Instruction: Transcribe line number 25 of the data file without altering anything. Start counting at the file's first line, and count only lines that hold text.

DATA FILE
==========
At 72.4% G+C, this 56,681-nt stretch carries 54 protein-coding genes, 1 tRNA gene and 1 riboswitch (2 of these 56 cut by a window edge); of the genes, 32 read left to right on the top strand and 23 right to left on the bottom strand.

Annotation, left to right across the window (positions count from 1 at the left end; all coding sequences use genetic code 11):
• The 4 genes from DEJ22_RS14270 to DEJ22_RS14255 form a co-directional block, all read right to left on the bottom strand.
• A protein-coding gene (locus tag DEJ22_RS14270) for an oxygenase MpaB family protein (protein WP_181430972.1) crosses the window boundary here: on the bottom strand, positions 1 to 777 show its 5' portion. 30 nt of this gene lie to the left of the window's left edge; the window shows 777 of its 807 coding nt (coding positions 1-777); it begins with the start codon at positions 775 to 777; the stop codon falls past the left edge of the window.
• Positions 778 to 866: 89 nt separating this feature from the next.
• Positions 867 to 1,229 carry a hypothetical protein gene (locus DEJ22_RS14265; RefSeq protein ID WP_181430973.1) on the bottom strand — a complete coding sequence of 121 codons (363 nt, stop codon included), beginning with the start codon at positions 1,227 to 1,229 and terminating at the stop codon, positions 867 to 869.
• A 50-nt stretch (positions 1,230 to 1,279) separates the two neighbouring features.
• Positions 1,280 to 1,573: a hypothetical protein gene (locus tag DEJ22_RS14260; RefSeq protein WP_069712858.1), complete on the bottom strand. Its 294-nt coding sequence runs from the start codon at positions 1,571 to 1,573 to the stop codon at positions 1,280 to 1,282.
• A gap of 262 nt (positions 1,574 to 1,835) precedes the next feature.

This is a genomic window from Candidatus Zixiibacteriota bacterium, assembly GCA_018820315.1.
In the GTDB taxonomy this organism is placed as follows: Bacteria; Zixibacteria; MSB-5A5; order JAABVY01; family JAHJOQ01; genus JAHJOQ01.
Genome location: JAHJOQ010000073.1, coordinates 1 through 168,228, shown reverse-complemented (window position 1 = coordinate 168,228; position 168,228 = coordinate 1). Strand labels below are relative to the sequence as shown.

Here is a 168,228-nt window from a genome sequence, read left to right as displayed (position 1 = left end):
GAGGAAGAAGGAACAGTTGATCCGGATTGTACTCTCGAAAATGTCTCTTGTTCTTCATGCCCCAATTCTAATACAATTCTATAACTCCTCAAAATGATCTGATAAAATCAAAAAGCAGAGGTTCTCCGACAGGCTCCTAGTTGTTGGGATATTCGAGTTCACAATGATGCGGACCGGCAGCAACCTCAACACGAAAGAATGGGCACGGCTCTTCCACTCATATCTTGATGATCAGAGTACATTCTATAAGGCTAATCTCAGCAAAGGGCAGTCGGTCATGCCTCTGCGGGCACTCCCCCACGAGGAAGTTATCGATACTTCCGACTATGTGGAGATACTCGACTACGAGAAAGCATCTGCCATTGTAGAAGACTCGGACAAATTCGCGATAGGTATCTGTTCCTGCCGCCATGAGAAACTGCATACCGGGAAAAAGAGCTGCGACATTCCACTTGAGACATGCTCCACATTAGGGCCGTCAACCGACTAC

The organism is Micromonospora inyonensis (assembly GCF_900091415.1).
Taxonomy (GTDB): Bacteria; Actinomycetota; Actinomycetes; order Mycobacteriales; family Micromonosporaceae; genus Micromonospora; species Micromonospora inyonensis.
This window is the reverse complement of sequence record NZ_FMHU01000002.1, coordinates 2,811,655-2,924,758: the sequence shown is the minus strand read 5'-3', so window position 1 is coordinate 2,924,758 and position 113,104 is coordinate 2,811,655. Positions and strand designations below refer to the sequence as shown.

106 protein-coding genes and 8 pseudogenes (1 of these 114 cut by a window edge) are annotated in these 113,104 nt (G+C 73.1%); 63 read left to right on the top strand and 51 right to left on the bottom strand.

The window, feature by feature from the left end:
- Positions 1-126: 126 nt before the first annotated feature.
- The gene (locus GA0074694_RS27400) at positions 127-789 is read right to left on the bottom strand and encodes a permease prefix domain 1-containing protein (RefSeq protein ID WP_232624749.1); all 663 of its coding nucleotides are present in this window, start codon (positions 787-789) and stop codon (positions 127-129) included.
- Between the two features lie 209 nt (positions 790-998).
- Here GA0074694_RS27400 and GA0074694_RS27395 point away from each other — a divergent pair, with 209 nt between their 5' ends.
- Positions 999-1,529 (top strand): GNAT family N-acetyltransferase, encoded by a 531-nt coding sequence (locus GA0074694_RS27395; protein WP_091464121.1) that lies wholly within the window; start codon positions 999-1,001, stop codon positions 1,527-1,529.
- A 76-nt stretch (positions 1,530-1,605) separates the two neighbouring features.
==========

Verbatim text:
- A 76-nt stretch (positions 1,530-1,605) separates the two neighbouring features.